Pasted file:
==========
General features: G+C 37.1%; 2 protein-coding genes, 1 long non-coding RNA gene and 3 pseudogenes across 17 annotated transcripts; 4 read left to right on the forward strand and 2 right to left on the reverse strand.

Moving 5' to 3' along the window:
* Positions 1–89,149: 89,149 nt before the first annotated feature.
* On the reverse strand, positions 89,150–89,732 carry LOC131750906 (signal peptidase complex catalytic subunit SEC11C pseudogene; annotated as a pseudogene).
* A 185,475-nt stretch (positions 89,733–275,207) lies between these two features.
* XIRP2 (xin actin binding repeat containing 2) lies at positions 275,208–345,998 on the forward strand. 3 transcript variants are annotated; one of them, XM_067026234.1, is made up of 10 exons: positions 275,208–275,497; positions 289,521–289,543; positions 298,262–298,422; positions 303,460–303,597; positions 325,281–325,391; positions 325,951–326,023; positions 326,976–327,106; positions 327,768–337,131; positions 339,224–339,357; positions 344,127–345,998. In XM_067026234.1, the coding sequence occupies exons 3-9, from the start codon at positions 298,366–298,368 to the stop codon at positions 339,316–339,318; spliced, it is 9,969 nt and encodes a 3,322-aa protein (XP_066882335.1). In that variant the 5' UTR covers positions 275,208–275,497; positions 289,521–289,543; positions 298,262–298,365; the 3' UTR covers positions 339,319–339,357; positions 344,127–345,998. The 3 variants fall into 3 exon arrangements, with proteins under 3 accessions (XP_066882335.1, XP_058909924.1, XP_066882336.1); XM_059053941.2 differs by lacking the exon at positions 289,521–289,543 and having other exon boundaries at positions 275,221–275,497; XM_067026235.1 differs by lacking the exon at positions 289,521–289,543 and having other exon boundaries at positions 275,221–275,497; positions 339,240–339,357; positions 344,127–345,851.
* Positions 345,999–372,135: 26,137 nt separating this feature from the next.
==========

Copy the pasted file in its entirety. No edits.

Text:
General features: G+C 37.1%; 2 protein-coding genes, 1 long non-coding RNA gene and 3 pseudogenes across 17 annotated transcripts; 4 read left to right on the forward strand and 2 right to left on the reverse strand.

Moving 5' to 3' along the window:
* Positions 1–89,149: 89,149 nt before the first annotated feature.
* On the reverse strand, positions 89,150–89,732 carry LOC131750906 (signal peptidase complex catalytic subunit SEC11C pseudogene; annotated as a pseudogene).
* A 185,475-nt stretch (positions 89,733–275,207) lies between these two features.
* XIRP2 (xin actin binding repeat containing 2) lies at positions 275,208–345,998 on the forward strand. 3 transcript variants are annotated; one of them, XM_067026234.1, is made up of 10 exons: positions 275,208–275,497; positions 289,521–289,543; positions 298,262–298,422; positions 303,460–303,597; positions 325,281–325,391; positions 325,951–326,023; positions 326,976–327,106; positions 327,768–337,131; positions 339,224–339,357; positions 344,127–345,998. In XM_067026234.1, the coding sequence occupies exons 3-9, from the start codon at positions 298,366–298,368 to the stop codon at positions 339,316–339,318; spliced, it is 9,969 nt and encodes a 3,322-aa protein (XP_066882335.1). In that variant the 5' UTR covers positions 275,208–275,497; positions 289,521–289,543; positions 298,262–298,365; the 3' UTR covers positions 339,319–339,357; positions 344,127–345,998. The 3 variants fall into 3 exon arrangements, with proteins under 3 accessions (XP_066882335.1, XP_058909924.1, XP_066882336.1); XM_059053941.2 differs by lacking the exon at positions 289,521–289,543 and having other exon boundaries at positions 275,221–275,497; XM_067026235.1 differs by lacking the exon at positions 289,521–289,543 and having other exon boundaries at positions 275,221–275,497; positions 339,240–339,357; positions 344,127–345,851.
* Positions 345,999–372,135: 26,137 nt separating this feature from the next.